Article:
Kung Fu may be the first thing that comes into mind for most people when they think of China, thanks to Bruce Lee and Kung Fu Panda. If you are familiar with Kung Fu than you should know that sects are distinguished among each other where no transfer or crossover is allowed. Surprisingly, there is another sector that follows a strict, if not stricter, set of rules as Kung Fu, and it is Chinese Food.
If you have lived in China for long enough, you will know that there is more than two languages in China: Mandarin and Cantonese. Actually, each municipality or province has their own language. Chinese even had the time to create a ranking list for it. For instance, the softest dialect is Chengdunese, the most rhythmic dialect is Cantonese, the most welcoming dialect is Changshanese, and the manliest dialect is Chongqingnese. Language in so many ways shapes our culture, lives and even personalities.
Chinese Red Knots
The Chinese New Year and Spring Festival are important events in China, both celebrations employ Chinese knots as a decorative emblem to represent harmony and prosperity among the Chinese community. The Chinese Knots are also important in wedding ceremonies as a representation of the merge between the hair of the bride and groom. However, its presence is not only symbolic at the same time has a practical function. For example, in the ancient China each knot represented a unit for enumerating situations or to keep record for a specific activity.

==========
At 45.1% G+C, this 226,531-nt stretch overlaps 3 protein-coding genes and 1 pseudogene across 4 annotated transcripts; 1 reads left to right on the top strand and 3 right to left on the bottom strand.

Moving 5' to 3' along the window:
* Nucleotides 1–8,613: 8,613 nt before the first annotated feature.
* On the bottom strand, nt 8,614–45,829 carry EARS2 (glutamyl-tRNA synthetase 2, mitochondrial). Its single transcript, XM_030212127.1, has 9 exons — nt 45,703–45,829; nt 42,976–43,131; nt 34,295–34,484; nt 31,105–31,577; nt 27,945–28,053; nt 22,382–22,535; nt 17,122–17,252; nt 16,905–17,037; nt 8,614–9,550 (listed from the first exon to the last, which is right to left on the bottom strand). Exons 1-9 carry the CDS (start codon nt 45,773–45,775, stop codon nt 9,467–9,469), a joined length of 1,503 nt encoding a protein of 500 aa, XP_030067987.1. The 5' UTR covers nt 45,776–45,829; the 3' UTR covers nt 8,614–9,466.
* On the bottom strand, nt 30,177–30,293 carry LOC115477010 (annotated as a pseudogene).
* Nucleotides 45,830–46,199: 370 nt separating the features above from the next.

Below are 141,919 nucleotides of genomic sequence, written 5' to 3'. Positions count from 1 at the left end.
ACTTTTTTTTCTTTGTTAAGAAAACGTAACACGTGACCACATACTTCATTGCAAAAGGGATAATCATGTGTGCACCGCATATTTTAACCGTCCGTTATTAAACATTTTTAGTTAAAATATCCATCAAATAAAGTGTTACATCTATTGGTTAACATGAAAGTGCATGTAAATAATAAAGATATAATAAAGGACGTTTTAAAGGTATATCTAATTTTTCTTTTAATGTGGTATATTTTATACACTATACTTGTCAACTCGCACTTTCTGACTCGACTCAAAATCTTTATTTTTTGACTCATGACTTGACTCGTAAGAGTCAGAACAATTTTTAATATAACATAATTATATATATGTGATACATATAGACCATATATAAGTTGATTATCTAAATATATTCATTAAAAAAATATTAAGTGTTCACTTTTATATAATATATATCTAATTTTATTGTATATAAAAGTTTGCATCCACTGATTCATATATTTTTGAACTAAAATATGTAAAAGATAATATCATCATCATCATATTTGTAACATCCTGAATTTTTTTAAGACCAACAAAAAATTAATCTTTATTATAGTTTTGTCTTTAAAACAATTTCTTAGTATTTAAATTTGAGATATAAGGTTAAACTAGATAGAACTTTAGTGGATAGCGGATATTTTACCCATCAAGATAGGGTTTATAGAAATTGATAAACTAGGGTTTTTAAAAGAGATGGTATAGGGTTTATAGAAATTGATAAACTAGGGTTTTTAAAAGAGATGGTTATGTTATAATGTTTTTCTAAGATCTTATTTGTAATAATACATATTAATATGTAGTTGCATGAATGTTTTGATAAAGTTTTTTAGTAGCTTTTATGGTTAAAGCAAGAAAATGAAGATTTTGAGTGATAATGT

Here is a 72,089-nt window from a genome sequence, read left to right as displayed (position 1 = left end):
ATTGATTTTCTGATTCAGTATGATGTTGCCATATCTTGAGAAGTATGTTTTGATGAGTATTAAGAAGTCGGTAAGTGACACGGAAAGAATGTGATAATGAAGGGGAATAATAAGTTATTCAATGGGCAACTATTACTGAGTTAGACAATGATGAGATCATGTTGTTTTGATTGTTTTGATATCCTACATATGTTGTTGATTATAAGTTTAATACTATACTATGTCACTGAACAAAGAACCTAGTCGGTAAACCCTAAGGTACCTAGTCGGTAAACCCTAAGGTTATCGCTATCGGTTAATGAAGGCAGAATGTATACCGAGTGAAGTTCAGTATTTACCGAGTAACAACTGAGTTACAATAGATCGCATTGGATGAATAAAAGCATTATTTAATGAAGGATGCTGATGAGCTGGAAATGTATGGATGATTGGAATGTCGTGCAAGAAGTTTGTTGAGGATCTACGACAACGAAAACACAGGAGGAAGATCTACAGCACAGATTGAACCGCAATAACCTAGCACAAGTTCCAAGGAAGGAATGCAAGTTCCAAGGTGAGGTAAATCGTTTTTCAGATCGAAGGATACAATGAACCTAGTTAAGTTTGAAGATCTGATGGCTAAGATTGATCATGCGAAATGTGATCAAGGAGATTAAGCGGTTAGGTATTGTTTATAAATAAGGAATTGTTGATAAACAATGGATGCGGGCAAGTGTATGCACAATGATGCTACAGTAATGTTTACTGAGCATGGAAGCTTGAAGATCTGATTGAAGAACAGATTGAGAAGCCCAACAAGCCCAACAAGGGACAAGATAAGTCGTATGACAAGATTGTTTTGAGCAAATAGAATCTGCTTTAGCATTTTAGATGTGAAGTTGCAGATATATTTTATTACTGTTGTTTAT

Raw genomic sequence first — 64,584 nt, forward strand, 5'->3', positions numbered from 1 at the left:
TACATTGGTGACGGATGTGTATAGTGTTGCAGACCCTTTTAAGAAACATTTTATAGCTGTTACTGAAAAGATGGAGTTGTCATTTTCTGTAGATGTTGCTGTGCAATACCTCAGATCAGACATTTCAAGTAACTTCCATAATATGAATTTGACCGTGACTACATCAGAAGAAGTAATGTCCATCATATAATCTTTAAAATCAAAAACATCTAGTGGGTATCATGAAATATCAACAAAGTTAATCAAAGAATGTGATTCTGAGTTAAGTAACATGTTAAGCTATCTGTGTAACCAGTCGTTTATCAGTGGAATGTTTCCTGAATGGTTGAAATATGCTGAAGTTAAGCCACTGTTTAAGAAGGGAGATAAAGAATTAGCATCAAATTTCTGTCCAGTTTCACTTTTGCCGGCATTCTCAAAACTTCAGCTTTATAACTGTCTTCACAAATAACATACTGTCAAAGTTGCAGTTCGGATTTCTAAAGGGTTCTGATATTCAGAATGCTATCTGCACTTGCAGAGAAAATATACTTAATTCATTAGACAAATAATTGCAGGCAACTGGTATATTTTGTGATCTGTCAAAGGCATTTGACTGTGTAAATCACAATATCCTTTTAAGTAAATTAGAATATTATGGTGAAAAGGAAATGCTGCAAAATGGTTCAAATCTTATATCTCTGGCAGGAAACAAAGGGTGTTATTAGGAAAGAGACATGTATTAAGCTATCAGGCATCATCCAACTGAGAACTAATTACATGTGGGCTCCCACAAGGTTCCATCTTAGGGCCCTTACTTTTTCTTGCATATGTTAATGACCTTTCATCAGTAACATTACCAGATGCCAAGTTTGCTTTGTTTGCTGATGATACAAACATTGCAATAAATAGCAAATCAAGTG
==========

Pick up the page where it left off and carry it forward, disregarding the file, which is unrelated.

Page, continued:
Dragon Boat Festival Origins
On the 5th day of the 5th month of the Chinese lunar calendar (June 20th this year) the annual Dragon Boat Festival will return to the waterways of China. The festival has a history of over 2,000 years and is believed to celebrate the life and efforts of poet and patriot Qu Yuan. Qu Yuan was known for writing beautiful pieces that glorified his nation but got him exiled for his strong opinion. Some believe that dragon boats represent the rowboats that raced to rescue Qu Yuan after he drowned himself in the river.